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Valuing the Environment in Developing Countries

Case Studies

Edited by David Pearce, Corin Pearce and Charles Palmer

In this book, the first of two volumes, the authors provide detailed case studies of valuation techniques that have been used in developing countries. They demonstrate that valuation works and that it can yield significant insights into policy-relevant issues regarding conservation and economic development. The authors address a whole range of environmental issues under the broad themes of water and air quality, biological diversity and forest functions. The economic approaches covered include contingent valuation, hedonic property prices, travel cost methodologies and benefits transfer.
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Chapter 18: Economic analysis of alternative mangrove management strategies in Cambodia

Case Studies

Camille Bann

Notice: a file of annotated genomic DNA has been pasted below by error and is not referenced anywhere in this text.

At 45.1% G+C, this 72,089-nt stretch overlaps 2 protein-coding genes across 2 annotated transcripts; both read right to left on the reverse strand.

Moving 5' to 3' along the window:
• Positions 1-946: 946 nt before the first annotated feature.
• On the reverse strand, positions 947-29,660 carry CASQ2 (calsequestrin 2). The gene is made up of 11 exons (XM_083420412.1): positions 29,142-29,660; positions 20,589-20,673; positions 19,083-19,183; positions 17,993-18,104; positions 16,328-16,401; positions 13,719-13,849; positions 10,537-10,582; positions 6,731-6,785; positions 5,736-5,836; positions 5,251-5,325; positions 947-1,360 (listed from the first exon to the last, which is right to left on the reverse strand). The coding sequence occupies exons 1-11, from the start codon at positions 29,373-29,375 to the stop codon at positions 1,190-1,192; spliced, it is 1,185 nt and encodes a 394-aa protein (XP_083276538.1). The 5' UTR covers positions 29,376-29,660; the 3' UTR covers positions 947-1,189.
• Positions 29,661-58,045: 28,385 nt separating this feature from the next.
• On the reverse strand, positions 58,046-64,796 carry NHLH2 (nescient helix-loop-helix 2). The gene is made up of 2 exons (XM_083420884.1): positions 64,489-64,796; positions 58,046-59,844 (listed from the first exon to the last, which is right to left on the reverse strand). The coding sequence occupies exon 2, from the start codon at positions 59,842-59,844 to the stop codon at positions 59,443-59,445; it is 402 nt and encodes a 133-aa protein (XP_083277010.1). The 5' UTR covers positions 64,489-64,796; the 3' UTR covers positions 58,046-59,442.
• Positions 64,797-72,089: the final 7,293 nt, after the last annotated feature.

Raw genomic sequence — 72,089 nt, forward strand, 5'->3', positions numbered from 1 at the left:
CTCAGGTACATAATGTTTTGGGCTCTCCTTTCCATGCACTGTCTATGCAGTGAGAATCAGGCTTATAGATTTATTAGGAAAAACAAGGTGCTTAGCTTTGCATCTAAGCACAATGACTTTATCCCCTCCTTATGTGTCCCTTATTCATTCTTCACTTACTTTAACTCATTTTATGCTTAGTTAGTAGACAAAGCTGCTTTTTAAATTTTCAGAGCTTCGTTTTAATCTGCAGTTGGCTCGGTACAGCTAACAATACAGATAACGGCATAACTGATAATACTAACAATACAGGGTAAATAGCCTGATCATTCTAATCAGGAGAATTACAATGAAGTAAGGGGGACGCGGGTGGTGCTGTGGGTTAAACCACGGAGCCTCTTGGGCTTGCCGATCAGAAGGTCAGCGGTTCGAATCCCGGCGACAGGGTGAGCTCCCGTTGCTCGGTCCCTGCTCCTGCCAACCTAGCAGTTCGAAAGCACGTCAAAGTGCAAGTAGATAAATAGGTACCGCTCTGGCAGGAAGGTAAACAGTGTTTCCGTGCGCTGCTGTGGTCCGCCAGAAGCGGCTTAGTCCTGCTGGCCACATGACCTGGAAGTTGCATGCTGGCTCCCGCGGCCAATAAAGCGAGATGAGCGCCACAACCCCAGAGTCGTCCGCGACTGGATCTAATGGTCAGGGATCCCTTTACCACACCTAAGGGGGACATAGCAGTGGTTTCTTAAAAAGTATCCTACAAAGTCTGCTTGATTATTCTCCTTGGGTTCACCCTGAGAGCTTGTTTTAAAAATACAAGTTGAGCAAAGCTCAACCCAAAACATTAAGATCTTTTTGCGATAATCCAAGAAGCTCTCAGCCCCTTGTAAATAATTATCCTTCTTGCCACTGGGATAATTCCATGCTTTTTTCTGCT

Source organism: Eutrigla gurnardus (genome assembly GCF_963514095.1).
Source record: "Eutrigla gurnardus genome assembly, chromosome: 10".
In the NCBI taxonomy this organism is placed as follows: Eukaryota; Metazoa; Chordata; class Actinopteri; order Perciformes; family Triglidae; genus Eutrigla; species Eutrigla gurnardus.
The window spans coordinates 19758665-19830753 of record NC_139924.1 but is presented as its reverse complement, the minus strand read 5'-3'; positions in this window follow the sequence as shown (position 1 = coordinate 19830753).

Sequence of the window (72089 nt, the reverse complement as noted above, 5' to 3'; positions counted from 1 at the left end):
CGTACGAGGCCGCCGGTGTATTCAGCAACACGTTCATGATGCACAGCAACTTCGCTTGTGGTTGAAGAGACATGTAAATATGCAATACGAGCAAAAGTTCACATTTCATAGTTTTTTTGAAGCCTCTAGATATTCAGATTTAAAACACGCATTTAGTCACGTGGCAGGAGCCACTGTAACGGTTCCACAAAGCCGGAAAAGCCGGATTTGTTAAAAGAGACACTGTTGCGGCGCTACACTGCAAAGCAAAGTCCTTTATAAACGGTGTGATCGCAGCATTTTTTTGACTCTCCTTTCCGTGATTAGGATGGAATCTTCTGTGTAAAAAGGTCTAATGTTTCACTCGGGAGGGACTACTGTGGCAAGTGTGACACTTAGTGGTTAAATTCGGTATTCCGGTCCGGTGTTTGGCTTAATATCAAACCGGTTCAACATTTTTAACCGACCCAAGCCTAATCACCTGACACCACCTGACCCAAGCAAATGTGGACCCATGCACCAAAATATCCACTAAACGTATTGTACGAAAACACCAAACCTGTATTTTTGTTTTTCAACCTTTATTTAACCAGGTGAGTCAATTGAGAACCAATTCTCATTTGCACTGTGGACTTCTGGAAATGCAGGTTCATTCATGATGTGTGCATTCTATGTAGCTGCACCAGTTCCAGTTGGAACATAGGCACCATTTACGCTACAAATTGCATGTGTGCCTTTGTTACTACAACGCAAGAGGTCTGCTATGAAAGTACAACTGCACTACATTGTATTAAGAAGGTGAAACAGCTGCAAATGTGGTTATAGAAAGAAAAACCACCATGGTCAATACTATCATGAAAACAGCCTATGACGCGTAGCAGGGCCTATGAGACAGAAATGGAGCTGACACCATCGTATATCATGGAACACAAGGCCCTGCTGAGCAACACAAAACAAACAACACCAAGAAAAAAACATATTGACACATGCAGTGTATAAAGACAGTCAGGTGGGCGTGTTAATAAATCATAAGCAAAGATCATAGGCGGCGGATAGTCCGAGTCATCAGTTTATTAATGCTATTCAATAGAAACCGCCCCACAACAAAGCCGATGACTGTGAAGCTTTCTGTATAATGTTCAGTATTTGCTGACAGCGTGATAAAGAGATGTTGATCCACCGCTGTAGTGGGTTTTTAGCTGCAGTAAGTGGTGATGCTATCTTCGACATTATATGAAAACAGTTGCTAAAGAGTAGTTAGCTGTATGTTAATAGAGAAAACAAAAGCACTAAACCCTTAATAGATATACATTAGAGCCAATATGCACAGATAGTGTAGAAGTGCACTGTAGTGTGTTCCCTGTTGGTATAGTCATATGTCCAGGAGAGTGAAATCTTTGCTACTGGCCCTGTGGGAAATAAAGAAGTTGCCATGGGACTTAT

Camille Bann 1 INTRODUCTION There are estimated to be 85100 hectares of mangroves in Cambodia occurring in fringe coastal areas along the Gulf of Thailand (Mekong Secretariat, 1991). The vast majority (63700 hectares) of Cambodia’s mangroves are located in Koh Kong Province. While the total area of mangrove forest in Cambodia is small compared to surrounding countries’, these forests, particularly in Koh Kong Province, have been relatively undisturbed until recently. However, Cambodia’s mangroves are now under intense pressure from competing resource uses. Two important threats to the mangrove resource are the clearance of mangrove areas for intensive shrimp farming and charcoal production.1 Neighbouring countries such as Thailand and Vietnam have seen widespread destruction of their natural coastal resources as a result of unmanaged exploitation. Sound management strategies for Cambodia’s mangrove areas are urgently needed to avoid a similar outcome. Koh Kong’s mangroves are economically valuable in terms of their products, such as fuelwood, food and construction materials. Their ecological services are also of economic importance (for example, they support local and commercial fisheries by acting as nurseries and shelters for commercially important finfish and crustaceans, and their storm protection function helps safeguard property and economic activities). Furthermore, local communities in Koh Kong are heavily dependent on the mangrove resources for their livelihood. Community-based alternatives to current unsustainable practices are thus central to the success of any management strategy in Koh Kong. In certain circumstances, using the mangrove resource for productive purposes, such as charcoal production or shrimp farming, may...

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